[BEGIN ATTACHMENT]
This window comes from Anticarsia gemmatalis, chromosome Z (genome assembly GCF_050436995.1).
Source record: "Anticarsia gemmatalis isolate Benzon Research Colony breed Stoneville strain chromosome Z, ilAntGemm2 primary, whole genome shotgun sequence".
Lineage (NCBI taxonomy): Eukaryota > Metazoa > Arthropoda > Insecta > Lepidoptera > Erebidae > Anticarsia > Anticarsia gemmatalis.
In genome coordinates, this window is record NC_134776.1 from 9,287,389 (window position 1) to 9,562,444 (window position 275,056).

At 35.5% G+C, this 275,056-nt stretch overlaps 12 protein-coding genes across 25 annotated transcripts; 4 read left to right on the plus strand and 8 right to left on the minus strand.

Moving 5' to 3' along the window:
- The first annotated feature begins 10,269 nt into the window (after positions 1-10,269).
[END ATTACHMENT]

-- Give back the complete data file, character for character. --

This window comes from Anticarsia gemmatalis, chromosome Z (genome assembly GCF_050436995.1).
Source record: "Anticarsia gemmatalis isolate Benzon Research Colony breed Stoneville strain chromosome Z, ilAntGemm2 primary, whole genome shotgun sequence".
Lineage (NCBI taxonomy): Eukaryota > Metazoa > Arthropoda > Insecta > Lepidoptera > Erebidae > Anticarsia > Anticarsia gemmatalis.
In genome coordinates, this window is record NC_134776.1 from 9,287,389 (window position 1) to 9,562,444 (window position 275,056).

At 35.5% G+C, this 275,056-nt stretch overlaps 12 protein-coding genes across 25 annotated transcripts; 4 read left to right on the plus strand and 8 right to left on the minus strand.

Moving 5' to 3' along the window:
- The first annotated feature begins 10,269 nt into the window (after positions 1-10,269).